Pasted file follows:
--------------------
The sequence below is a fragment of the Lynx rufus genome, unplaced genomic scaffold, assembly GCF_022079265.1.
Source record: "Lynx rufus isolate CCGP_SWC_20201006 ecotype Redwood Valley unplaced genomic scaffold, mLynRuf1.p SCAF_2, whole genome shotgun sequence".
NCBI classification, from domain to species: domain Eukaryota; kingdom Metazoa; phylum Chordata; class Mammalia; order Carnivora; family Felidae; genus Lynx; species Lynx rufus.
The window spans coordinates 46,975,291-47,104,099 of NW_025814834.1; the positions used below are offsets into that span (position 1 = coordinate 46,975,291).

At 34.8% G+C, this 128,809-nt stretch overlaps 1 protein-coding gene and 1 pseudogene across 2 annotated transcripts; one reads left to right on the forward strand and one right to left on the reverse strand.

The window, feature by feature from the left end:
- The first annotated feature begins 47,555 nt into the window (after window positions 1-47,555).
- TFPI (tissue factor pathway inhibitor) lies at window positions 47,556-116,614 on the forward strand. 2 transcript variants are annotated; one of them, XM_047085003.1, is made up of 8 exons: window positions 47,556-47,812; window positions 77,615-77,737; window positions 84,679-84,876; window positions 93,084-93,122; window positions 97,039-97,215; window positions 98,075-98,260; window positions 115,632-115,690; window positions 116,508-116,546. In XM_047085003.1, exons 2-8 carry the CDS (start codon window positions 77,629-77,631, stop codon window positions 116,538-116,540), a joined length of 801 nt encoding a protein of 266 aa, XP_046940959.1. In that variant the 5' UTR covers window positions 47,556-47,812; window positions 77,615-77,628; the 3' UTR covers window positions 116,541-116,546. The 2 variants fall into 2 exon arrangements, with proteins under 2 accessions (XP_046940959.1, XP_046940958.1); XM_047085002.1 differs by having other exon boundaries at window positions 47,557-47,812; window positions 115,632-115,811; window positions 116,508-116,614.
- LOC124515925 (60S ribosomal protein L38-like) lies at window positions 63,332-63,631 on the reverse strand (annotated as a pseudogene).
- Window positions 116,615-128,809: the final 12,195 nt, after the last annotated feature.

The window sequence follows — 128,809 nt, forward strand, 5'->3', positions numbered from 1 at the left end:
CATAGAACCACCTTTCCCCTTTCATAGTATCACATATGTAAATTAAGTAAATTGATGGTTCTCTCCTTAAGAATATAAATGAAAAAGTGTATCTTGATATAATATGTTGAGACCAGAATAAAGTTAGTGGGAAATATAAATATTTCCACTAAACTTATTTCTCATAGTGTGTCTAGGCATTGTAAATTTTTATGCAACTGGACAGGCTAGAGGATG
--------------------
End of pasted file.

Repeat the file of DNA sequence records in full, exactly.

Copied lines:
The sequence below is a fragment of the Lynx rufus genome, unplaced genomic scaffold, assembly GCF_022079265.1.
Source record: "Lynx rufus isolate CCGP_SWC_20201006 ecotype Redwood Valley unplaced genomic scaffold, mLynRuf1.p SCAF_2, whole genome shotgun sequence".
NCBI classification, from domain to species: domain Eukaryota; kingdom Metazoa; phylum Chordata; class Mammalia; order Carnivora; family Felidae; genus Lynx; species Lynx rufus.
The window spans coordinates 46,975,291-47,104,099 of NW_025814834.1; the positions used below are offsets into that span (position 1 = coordinate 46,975,291).

At 34.8% G+C, this 128,809-nt stretch overlaps 1 protein-coding gene and 1 pseudogene across 2 annotated transcripts; one reads left to right on the forward strand and one right to left on the reverse strand.

The window, feature by feature from the left end:
- The first annotated feature begins 47,555 nt into the window (after window positions 1-47,555).
- TFPI (tissue factor pathway inhibitor) lies at window positions 47,556-116,614 on the forward strand. 2 transcript variants are annotated; one of them, XM_047085003.1, is made up of 8 exons: window positions 47,556-47,812; window positions 77,615-77,737; window positions 84,679-84,876; window positions 93,084-93,122; window positions 97,039-97,215; window positions 98,075-98,260; window positions 115,632-115,690; window positions 116,508-116,546. In XM_047085003.1, exons 2-8 carry the CDS (start codon window positions 77,629-77,631, stop codon window positions 116,538-116,540), a joined length of 801 nt encoding a protein of 266 aa, XP_046940959.1. In that variant the 5' UTR covers window positions 47,556-47,812; window positions 77,615-77,628; the 3' UTR covers window positions 116,541-116,546. The 2 variants fall into 2 exon arrangements, with proteins under 2 accessions (XP_046940959.1, XP_046940958.1); XM_047085002.1 differs by having other exon boundaries at window positions 47,557-47,812; window positions 115,632-115,811; window positions 116,508-116,614.
- LOC124515925 (60S ribosomal protein L38-like) lies at window positions 63,332-63,631 on the reverse strand (annotated as a pseudogene).
- Window positions 116,615-128,809: the final 12,195 nt, after the last annotated feature.

The window sequence follows — 128,809 nt, forward strand, 5'->3', positions numbered from 1 at the left end:
CATAGAACCACCTTTCCCCTTTCATAGTATCACATATGTAAATTAAGTAAATTGATGGTTCTCTCCTTAAGAATATAAATGAAAAAGTGTATCTTGATATAATATGTTGAGACCAGAATAAAGTTAGTGGGAAATATAAATATTTCCACTAAACTTATTTCTCATAGTGTGTCTAGGCATTGTAAATTTTTATGCAACTGGACAGGCTAGAGGATG